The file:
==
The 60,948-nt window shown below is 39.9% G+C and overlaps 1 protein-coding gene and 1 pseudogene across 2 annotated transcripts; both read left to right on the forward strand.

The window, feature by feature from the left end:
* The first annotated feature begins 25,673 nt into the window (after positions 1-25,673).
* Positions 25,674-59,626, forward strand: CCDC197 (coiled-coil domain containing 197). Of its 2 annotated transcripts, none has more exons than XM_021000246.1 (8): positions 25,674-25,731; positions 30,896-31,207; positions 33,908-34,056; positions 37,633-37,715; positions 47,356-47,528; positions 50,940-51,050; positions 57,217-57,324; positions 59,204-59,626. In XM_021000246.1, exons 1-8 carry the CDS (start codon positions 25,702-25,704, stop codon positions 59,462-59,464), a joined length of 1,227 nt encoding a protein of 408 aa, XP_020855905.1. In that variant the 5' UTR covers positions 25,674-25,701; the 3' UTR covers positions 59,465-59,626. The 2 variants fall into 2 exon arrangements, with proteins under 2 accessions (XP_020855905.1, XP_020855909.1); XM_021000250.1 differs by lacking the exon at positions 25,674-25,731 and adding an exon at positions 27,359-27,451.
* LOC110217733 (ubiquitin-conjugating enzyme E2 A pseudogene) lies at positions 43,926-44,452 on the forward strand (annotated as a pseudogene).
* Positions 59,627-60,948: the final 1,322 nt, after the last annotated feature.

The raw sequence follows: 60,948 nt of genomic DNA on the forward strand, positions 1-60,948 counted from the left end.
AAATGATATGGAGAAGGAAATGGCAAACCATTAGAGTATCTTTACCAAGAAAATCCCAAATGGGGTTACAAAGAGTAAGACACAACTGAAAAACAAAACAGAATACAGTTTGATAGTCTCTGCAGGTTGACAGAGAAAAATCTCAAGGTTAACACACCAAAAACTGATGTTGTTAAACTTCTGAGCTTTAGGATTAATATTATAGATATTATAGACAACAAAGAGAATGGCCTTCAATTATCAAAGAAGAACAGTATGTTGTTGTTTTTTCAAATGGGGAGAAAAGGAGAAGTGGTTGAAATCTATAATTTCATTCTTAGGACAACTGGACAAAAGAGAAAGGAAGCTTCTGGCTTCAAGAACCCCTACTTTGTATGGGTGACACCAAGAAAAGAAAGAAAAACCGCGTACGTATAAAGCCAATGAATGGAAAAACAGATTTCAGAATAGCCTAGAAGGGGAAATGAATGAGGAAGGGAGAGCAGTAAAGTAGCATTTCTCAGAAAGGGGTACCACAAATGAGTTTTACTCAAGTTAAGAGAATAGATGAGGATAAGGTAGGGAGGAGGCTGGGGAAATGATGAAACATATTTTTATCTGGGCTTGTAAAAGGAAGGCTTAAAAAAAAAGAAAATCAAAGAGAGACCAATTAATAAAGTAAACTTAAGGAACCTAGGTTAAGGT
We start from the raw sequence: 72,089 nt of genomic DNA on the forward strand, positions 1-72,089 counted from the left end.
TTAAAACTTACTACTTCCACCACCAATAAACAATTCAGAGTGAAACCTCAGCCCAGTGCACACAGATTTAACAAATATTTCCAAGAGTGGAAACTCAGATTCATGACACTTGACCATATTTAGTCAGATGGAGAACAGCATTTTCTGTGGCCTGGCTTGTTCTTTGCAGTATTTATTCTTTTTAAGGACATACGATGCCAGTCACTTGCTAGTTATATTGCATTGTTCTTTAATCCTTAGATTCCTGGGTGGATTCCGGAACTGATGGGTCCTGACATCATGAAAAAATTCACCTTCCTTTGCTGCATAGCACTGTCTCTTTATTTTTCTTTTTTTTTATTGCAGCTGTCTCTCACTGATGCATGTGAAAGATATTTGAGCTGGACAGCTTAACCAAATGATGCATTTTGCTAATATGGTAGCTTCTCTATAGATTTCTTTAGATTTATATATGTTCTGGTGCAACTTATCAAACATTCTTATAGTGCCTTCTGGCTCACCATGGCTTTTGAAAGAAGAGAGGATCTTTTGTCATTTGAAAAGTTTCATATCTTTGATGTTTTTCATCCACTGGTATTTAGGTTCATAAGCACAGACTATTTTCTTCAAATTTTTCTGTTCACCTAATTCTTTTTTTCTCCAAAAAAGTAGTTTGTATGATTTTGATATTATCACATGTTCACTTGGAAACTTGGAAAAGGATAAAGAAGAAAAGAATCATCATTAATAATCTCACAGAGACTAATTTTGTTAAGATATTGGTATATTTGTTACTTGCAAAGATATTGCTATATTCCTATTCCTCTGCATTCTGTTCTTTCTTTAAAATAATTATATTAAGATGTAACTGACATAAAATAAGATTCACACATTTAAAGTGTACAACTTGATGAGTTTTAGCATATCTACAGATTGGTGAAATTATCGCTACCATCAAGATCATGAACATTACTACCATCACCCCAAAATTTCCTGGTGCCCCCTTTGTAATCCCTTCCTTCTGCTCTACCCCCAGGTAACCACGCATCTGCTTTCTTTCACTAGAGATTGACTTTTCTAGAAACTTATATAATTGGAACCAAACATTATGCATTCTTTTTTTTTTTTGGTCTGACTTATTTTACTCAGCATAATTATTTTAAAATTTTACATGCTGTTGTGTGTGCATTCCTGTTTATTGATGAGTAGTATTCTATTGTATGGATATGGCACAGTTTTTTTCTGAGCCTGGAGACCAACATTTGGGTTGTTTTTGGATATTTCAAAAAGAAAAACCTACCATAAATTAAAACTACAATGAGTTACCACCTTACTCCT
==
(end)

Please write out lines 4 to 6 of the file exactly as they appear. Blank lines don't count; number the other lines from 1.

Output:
* Positions 25,674-59,626, forward strand: CCDC197 (coiled-coil domain containing 197). Of its 2 annotated transcripts, none has more exons than XM_021000246.1 (8): positions 25,674-25,731; positions 30,896-31,207; positions 33,908-34,056; positions 37,633-37,715; positions 47,356-47,528; positions 50,940-51,050; positions 57,217-57,324; positions 59,204-59,626. In XM_021000246.1, exons 1-8 carry the CDS (start codon positions 25,702-25,704, stop codon positions 59,462-59,464), a joined length of 1,227 nt encoding a protein of 408 aa, XP_020855905.1. In that variant the 5' UTR covers positions 25,674-25,701; the 3' UTR covers positions 59,465-59,626. The 2 variants fall into 2 exon arrangements, with proteins under 2 accessions (XP_020855905.1, XP_020855909.1); XM_021000250.1 differs by lacking the exon at positions 25,674-25,731 and adding an exon at positions 27,359-27,451.
* LOC110217733 (ubiquitin-conjugating enzyme E2 A pseudogene) lies at positions 43,926-44,452 on the forward strand (annotated as a pseudogene).
* Positions 59,627-60,948: the final 1,322 nt, after the last annotated feature.